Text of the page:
Fresh row erupts over Northumberland toilet block branded 'vanity project'

A shuttered and run-down toilet block is again at the centre of a row in a Northumberland seaside town.

By Ben O'Connell
Tuesday, 5th January 2021, 6:00 am
The public toilets at Church Point in Newbiggin.
The public toilets at Church Point in Newbiggin.

Prior to that, the authority had allocated £40,000 across two years in its budget to refurbish the block at Church Point, before costs spiralled, leaving a £31,000 shortfall.

Councillors initially agreed to fund this, however, It was subsequently decided to cancel the project entirely following a behind-closed-doors extraordinary meeting.

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Now, the issue has reared its head again after the town council agreed at its November meeting to take on the building in an asset transfer from the county council.

And it has once more attracted anger from residents, whose core concern remains the same – that the project is a waste of money, particularly given there are public toilets on Front Street among others available in the town.

Much of the opposition to the scheme is being channelled through Newbiggin Voice, a community group followed by more than 750 people on Facebook, whose members told the Local Democracy Reporting Service that they are also unhappy that the decision is being made at a time when the council has reduced membership and there hasn’t been as much chance for the public to be involved given Covid-19 restrictions.

The town council pointed out that it has to carry out its duties despite the three vacancies and said that the ‘refurbishment will have very little cost to local people as contributions have successfully been obtained from neighbourhood services (at the county council) and section 106 regeneration contributions’.

A report to the November meeting of the town council stated that the annual costs for utilities and repairs, etc, are estimated at £3,400, but this includes business rates which are due to be abolished for public conveniences, ‘so likely £2,500 plus annual inflation’. It notes that the county council will provide £20,000, which is what it had budgeted for demolition.

However, opponents question whether all of the potential costs have been taken into account, while there remain concerns about the outlay for the refurbishment, which was previously quoted as £71,000.

They suggested that the proposal is a vanity project rather than something which meets the needs of the people of Newbiggin, and pointed out that if the goal is to boost the visitor economy then surely directing tourists to the toilets in the town centre would be a better option.

One member of Newbiggin Voice said: “We are not pulling our village down, we and other residents just think the money could be much better spent.”

Full statement from Newbiggin Town Council

‘The town council currently has three vacancies for which by-elections were requested by the electorate in February/March 2020. Due to coronavirus regulations, the polls for these elections were suspended and the vacancies will be filled in line with the May elections 2021.

‘The town council has and must continue to operate as a corporate body, carrying out its duties and functions with a legal quorum throughout this period.

‘The town council received notification of an opportunity to consider the asset transfer of the public conveniences near the Cresswell Arms/Church Point car park from Northumberland County Council at a time of greatly increased daily visitors to the town via Church Point car park.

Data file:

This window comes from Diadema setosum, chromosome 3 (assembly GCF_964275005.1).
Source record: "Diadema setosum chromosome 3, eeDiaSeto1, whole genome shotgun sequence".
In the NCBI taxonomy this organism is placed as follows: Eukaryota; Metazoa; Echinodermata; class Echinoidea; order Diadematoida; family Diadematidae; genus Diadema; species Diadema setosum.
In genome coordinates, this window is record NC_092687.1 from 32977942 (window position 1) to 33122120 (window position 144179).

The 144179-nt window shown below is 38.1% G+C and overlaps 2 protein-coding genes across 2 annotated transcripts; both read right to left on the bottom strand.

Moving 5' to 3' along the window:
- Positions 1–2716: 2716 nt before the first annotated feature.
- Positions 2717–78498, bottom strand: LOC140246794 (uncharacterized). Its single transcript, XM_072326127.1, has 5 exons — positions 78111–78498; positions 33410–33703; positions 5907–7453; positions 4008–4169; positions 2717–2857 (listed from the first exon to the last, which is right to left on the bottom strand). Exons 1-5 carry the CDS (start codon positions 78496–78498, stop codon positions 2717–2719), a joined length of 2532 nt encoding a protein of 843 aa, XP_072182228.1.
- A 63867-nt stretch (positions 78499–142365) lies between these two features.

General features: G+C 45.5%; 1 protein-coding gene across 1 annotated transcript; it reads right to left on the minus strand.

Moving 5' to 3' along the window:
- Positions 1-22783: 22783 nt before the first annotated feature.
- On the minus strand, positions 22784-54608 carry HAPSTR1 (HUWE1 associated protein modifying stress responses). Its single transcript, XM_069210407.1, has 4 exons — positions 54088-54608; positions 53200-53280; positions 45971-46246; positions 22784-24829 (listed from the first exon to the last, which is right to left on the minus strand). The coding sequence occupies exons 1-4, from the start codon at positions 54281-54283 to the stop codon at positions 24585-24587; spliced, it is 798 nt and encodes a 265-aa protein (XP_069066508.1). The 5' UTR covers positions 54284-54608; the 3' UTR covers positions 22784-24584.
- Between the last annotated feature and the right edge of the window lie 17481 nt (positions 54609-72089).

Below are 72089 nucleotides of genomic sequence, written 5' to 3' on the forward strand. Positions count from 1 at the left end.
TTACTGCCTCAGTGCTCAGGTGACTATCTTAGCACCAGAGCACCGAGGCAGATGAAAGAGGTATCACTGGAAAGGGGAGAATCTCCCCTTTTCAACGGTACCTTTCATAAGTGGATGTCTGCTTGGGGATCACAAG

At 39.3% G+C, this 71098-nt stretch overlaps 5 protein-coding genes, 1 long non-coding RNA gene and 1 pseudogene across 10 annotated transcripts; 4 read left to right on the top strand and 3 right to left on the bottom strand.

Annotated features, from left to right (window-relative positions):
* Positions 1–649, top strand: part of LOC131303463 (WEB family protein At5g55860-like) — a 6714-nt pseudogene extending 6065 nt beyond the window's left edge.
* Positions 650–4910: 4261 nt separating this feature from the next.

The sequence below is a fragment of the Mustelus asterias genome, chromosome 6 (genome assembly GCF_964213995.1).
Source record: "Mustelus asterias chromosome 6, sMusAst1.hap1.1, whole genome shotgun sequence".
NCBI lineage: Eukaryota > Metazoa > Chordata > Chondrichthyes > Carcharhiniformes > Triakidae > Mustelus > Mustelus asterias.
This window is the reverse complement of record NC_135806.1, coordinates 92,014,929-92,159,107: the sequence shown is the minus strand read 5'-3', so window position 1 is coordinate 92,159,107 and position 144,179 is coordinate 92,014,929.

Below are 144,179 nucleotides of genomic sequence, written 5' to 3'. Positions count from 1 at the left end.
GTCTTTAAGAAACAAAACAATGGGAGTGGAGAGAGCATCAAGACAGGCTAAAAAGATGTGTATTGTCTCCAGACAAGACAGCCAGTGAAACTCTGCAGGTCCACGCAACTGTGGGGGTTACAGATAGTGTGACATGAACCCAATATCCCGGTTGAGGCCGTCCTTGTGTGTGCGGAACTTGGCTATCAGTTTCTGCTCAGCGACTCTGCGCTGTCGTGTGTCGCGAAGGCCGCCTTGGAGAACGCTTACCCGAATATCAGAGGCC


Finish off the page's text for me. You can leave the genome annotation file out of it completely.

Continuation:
‘Newbiggin-by-the-Sea has become increasingly popular for daily exercise relating to restrictions and our fantastic promenade is one of the best locations to maintain social distancing.

‘The coronavirus restrictions have, however, seen the temporary closure of Maritime Centre and restrictions for public access in the use of the facilities there and elsewhere.

‘The asset transfer of the public conveniences has provided an opportunity to consider significant improvement in disabled accessible facilities which the town council considers a high priority along with regeneration and improved visitor attraction.

‘The town council agreed to accept the asset transfer at a meeting on November 18 and will be aiming to refurbish the facilities to Changing Places standard.

‘The refurbishment will have very little cost to local people as contributions have successfully been obtained from neighbourhood services (at the county council) and section 106 regeneration contributions.’

What did Northumberland County Council say?

A spokeswoman said: “We have been aware of discussions within the town council about the potential redevelopment of the toilet block and a possible asset transfer from the county council to the town.

“Northumberland County Council has already invested in a new modern public toilet facility at Front Street and has no plans for further investment in toilet facilities in the town.

“We closed the old toilet block several years ago and the building is no longer of any use to this council, is in a poor state of repairs and has attracted complaints. We therefore need to either transfer it to the town council, or demolish it and reinstate the site, and we need to do this work in this financial year.

“We therefore advised the town council of our intentions and they have asked us to transfer the toilet block to them so that they can redevelop the site as part of their wider regeneration plans for the town.

“We are now progressing their community asset transfer request on this basis and that the town council takes on all responsibility for it in the future.”

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